is assuming an ever larger role in educational curricula.
What are we to make of this outside of the
obvious pressure of sociological shifts in the "real world."?
What does it mean for the created worlds of fiction and its inevitable
vehicle, media-world? Let me try to explain what I think it all
means. But first I must clarify some terms or the argument will
The mass media, taken as a whole, primarily constitute a marketing
system, which has prompted comparison with agribusiness. News,
plays, stories, jokes, stars, issues, books are like so many
hides of beef or cartons of fruit and vegetables which must be
freeze-dried, or dehydrated, or compacted, or in some other way
packaged so they may move more efficiently to supermarket, drugstore,
television set, local theater, or delicatessen. Huge production
centers with high technology devices and skilled technicians
who are neither farmers nor artists effect great economies of
scale. The system is centralized, rationalized, and efficient.
The multitude of magazines, radio stations, newspapers, and other
media that are hailed as irrefutable evidence of diversity are
most often merely retail outlets for relatively invariant wholesale
goods. The mellow sound of your friendly Ohio valley station
may well have been taped somewhere in Burbank; the local media
minister on your television station's routine conscience program
may well be discussing an issue brought to prominence by Time
or 60 Minutes.
Local editors or station managers have become
more like department store buyers, who select, but do not create
or modify, already slickly finished wholesale goods.
Although the medium may not be the message,
marketing does mold formats. Formats, in turn, have a controlling
influence on the content of all mass-mediated goods, from frankfurters
to Reader's Digest.
"Mass media," "media,"
will accordingly mean some or all of the parts of this system
that favors certain kinds of information and certain styles of
entertainment. Television is the prime exemplar of the system,
but it is only prime, not solitary. In the argument that follows,
narrative formats are the central focus.
In this context, then, how are we to understand
a mind-set that takes vast blocks of media content and somehow
postulates them as forming a monolithic counter-universe which
must faithfully, give or take a few bank guards, reproduce the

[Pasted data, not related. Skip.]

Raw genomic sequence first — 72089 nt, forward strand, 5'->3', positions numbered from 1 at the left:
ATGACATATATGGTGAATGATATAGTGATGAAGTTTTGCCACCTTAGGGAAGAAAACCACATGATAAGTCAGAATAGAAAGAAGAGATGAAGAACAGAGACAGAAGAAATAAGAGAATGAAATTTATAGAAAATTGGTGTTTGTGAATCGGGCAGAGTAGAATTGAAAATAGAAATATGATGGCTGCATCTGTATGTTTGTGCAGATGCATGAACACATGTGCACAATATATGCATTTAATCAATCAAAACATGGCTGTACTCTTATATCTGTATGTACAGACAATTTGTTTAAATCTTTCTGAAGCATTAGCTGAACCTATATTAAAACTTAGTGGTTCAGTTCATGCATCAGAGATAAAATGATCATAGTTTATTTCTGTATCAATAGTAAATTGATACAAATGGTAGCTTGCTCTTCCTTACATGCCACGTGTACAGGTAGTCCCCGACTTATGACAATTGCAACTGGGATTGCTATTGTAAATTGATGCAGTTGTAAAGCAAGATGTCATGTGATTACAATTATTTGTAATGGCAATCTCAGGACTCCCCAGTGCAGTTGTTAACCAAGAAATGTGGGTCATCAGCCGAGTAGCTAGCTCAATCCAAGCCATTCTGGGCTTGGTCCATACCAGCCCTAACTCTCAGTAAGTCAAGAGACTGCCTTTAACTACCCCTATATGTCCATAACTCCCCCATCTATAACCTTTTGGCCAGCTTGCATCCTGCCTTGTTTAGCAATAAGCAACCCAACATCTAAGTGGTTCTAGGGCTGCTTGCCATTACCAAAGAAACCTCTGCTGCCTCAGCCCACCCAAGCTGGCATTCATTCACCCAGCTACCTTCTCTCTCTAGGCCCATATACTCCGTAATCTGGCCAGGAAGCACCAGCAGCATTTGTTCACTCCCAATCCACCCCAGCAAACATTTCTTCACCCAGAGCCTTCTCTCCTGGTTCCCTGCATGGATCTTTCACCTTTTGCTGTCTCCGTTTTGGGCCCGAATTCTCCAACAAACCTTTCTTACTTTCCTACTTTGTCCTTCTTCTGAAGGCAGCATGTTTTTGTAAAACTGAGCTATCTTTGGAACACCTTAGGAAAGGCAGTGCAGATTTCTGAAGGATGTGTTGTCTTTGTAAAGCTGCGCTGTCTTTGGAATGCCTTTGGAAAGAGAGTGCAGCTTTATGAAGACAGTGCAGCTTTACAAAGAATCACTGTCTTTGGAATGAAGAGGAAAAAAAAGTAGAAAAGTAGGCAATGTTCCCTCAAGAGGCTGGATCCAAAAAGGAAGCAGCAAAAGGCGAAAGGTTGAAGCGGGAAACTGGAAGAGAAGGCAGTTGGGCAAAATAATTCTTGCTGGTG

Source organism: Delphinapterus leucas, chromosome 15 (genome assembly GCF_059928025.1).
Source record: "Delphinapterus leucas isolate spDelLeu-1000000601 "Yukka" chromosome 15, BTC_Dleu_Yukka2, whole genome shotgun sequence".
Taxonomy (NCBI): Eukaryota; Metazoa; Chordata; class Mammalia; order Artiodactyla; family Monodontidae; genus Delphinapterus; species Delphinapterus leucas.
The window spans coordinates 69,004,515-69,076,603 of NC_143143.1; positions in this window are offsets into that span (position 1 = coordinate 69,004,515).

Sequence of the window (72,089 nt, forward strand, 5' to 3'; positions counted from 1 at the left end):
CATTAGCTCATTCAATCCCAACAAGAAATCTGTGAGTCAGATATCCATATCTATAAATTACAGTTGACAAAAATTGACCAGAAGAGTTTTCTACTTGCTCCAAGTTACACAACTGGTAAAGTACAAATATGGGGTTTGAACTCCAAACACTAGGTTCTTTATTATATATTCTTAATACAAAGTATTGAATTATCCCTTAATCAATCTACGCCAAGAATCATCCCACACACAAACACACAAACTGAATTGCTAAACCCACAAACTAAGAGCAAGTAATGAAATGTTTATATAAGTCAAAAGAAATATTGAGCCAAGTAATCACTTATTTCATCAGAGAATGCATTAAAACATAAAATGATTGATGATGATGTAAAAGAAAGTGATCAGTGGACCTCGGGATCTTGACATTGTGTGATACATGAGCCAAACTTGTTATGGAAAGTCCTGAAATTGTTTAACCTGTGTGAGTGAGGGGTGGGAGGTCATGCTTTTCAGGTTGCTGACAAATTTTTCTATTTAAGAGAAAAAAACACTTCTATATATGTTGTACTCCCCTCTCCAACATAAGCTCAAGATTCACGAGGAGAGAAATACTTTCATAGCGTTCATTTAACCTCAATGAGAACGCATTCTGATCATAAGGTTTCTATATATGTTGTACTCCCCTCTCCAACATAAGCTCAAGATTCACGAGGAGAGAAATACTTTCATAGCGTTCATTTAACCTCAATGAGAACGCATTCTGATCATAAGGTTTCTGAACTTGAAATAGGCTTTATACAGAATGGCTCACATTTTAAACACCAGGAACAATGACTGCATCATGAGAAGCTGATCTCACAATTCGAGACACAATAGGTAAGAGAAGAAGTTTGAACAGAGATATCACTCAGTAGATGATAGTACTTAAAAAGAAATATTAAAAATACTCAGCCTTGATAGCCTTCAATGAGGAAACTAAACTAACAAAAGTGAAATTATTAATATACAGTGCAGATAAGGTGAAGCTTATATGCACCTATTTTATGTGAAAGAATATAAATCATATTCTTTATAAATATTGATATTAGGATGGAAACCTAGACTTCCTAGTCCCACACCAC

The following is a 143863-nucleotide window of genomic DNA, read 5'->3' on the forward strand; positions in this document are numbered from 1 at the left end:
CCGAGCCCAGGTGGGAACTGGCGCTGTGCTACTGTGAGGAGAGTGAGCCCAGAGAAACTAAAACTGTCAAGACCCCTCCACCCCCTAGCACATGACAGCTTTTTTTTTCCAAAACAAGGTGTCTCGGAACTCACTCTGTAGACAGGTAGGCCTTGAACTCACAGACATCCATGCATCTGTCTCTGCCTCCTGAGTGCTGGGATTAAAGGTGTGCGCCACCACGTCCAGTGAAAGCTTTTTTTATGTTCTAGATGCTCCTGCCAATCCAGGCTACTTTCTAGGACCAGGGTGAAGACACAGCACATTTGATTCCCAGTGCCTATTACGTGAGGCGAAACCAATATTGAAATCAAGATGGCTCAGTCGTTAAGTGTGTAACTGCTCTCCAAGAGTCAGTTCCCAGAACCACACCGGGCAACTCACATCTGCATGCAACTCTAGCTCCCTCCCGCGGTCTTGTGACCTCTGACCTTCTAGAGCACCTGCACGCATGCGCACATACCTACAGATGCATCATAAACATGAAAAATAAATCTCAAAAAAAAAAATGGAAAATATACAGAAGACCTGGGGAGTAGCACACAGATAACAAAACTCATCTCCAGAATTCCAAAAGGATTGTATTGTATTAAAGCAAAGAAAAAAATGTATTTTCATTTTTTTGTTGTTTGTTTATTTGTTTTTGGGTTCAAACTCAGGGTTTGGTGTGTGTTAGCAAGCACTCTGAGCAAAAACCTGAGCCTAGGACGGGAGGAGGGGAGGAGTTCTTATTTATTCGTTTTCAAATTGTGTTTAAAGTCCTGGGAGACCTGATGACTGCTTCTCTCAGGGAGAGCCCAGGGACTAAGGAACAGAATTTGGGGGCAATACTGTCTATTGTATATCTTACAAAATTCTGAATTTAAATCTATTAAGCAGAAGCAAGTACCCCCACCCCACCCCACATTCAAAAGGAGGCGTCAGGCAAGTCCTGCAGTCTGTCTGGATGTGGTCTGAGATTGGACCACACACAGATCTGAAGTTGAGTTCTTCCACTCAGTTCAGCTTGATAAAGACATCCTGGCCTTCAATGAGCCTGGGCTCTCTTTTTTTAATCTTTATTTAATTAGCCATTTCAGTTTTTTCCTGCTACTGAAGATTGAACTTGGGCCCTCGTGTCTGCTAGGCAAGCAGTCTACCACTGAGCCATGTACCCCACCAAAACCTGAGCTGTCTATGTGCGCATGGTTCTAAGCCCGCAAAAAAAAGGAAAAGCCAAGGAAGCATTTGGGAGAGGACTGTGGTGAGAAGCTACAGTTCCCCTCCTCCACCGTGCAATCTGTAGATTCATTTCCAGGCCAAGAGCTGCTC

statistics of the "real world"?
How are we to relate this concern to the tradition
of censorship and fear of art and humor as subversive of good
Plato feared poetry as a seducer of the spirit
through unreal imitations; Puritans banished much song and imagery
as distractions from sober wakefulness in a life of duty. Today
some see the media as purveying dangerous stereotypes and alluring
deceits which may give people the "wrong idea" about
some cherished beliefs or provoke "anti-social behavior."
Are these critics merely the latest version of repression and
Although these questions are in part political
and social, the social sciences are of little help here, and
survey research is part of the problem. It is more helpful to
locate the mass-media/real-world question within the perennial
humanistic preoccupation with the art/life question.
In his essay, "On Fairy Stories,"
J. R. R. Tolkien makes a distinction between primary and secondary
worlds which we may adapt for our purpose. The primary world
is the world of first-hand experience. Our morning cup of coffee
and the news we hear on the radio at breakfast are both of the
primary world. Secondary worlds do not belong to this plane of
existence; they are sub-creations ficted by writers: Prospero's
island, Alice's Wonderland, Frodo's Middle Earth. So, too, are
the lands of the Amazons and the Gorgons, the great bird Roc,
and the cave of Merlin. The London of Sherlock Holmes and the
Los Angeles of Philip Marlowe, although on modern maps, share
the artful isolation and sealed integrity of countries of the
mind. The Troy of Hector and the Jerusalem of David, though they
testify to the spade as real earth, are also sub-creations; in
this instance, of nameless chroniclers.
Although secondary worlds are many, and richly
varied, they are in contrast to what Tolkien, within the scope
of his essay, envisaged as a single, seamless whole - the primary
world. This same world of experience for Peter Berger and other
"sociologists of knowledge" is far from a unitary whole.
It is fragmented into a "plurality of self-worlds."
The worlds of work, school, family, commuting,